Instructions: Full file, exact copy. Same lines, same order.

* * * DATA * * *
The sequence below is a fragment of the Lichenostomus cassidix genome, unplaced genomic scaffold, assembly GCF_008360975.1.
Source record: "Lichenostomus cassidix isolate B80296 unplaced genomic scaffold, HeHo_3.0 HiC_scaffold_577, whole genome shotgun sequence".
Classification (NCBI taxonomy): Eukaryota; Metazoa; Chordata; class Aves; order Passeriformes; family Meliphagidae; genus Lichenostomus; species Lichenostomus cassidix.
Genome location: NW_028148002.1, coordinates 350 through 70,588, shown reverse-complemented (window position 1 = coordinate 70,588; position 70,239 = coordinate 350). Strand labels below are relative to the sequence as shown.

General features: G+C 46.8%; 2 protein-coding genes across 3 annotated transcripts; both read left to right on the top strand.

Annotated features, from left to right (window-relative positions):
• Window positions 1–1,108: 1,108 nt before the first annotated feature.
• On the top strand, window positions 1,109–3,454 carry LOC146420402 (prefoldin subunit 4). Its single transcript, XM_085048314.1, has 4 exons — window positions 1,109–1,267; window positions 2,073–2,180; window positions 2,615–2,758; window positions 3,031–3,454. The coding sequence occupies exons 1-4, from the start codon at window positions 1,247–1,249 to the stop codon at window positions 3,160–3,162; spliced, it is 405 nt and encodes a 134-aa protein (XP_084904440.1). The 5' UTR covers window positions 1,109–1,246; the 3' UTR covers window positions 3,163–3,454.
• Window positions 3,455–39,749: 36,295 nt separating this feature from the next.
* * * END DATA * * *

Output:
The sequence below is a fragment of the Lichenostomus cassidix genome, unplaced genomic scaffold, assembly GCF_008360975.1.
Source record: "Lichenostomus cassidix isolate B80296 unplaced genomic scaffold, HeHo_3.0 HiC_scaffold_577, whole genome shotgun sequence".
Classification (NCBI taxonomy): Eukaryota; Metazoa; Chordata; class Aves; order Passeriformes; family Meliphagidae; genus Lichenostomus; species Lichenostomus cassidix.
Genome location: NW_028148002.1, coordinates 350 through 70,588, shown reverse-complemented (window position 1 = coordinate 70,588; position 70,239 = coordinate 350). Strand labels below are relative to the sequence as shown.

General features: G+C 46.8%; 2 protein-coding genes across 3 annotated transcripts; both read left to right on the top strand.

Annotated features, from left to right (window-relative positions):
• Window positions 1–1,108: 1,108 nt before the first annotated feature.
• On the top strand, window positions 1,109–3,454 carry LOC146420402 (prefoldin subunit 4). Its single transcript, XM_085048314.1, has 4 exons — window positions 1,109–1,267; window positions 2,073–2,180; window positions 2,615–2,758; window positions 3,031–3,454. The coding sequence occupies exons 1-4, from the start codon at window positions 1,247–1,249 to the stop codon at window positions 3,160–3,162; spliced, it is 405 nt and encodes a 134-aa protein (XP_084904440.1). The 5' UTR covers window positions 1,109–1,246; the 3' UTR covers window positions 3,163–3,454.
• Window positions 3,455–39,749: 36,295 nt separating this feature from the next.